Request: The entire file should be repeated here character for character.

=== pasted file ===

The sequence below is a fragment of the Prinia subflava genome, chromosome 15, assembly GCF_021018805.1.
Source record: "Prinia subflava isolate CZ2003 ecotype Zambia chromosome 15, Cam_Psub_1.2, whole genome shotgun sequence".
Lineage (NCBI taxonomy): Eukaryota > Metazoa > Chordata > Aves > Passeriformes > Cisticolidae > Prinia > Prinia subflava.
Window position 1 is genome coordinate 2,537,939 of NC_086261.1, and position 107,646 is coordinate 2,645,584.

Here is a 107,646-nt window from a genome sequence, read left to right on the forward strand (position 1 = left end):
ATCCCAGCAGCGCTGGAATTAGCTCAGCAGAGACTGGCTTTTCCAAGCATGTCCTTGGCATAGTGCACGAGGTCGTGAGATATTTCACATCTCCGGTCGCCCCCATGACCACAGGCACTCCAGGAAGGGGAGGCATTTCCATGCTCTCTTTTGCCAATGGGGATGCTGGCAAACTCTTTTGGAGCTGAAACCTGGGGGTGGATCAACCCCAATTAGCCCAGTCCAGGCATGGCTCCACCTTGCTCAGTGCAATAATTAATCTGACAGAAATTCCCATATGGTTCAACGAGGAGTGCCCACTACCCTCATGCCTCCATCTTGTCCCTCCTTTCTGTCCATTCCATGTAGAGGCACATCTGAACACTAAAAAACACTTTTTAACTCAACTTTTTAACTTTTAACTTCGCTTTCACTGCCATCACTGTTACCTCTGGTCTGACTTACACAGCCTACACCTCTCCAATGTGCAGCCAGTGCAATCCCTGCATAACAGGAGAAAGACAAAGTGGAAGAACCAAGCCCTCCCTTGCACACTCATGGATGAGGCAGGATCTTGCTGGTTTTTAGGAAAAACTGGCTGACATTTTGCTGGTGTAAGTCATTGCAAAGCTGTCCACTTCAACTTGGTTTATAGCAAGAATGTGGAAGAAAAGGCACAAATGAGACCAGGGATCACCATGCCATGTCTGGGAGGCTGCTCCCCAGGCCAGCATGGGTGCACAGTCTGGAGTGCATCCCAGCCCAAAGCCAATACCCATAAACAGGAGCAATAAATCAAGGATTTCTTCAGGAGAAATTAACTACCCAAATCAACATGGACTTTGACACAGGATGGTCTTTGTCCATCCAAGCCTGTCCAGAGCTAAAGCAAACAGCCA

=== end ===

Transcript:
The sequence below is a fragment of the Prinia subflava genome, chromosome 15, assembly GCF_021018805.1.
Source record: "Prinia subflava isolate CZ2003 ecotype Zambia chromosome 15, Cam_Psub_1.2, whole genome shotgun sequence".
Lineage (NCBI taxonomy): Eukaryota > Metazoa > Chordata > Aves > Passeriformes > Cisticolidae > Prinia > Prinia subflava.
Window position 1 is genome coordinate 2,537,939 of NC_086261.1, and position 107,646 is coordinate 2,645,584.

Here is a 107,646-nt window from a genome sequence, read left to right on the forward strand (position 1 = left end):
ATCCCAGCAGCGCTGGAATTAGCTCAGCAGAGACTGGCTTTTCCAAGCATGTCCTTGGCATAGTGCACGAGGTCGTGAGATATTTCACATCTCCGGTCGCCCCCATGACCACAGGCACTCCAGGAAGGGGAGGCATTTCCATGCTCTCTTTTGCCAATGGGGATGCTGGCAAACTCTTTTGGAGCTGAAACCTGGGGGTGGATCAACCCCAATTAGCCCAGTCCAGGCATGGCTCCACCTTGCTCAGTGCAATAATTAATCTGACAGAAATTCCCATATGGTTCAACGAGGAGTGCCCACTACCCTCATGCCTCCATCTTGTCCCTCCTTTCTGTCCATTCCATGTAGAGGCACATCTGAACACTAAAAAACACTTTTTAACTCAACTTTTTAACTTTTAACTTCGCTTTCACTGCCATCACTGTTACCTCTGGTCTGACTTACACAGCCTACACCTCTCCAATGTGCAGCCAGTGCAATCCCTGCATAACAGGAGAAAGACAAAGTGGAAGAACCAAGCCCTCCCTTGCACACTCATGGATGAGGCAGGATCTTGCTGGTTTTTAGGAAAAACTGGCTGACATTTTGCTGGTGTAAGTCATTGCAAAGCTGTCCACTTCAACTTGGTTTATAGCAAGAATGTGGAAGAAAAGGCACAAATGAGACCAGGGATCACCATGCCATGTCTGGGAGGCTGCTCCCCAGGCCAGCATGGGTGCACAGTCTGGAGTGCATCCCAGCCCAAAGCCAATACCCATAAACAGGAGCAATAAATCAAGGATTTCTTCAGGAGAAATTAACTACCCAAATCAACATGGACTTTGACACAGGATGGTCTTTGTCCATCCAAGCCTGTCCAGAGCTAAAGCAAACAGCCA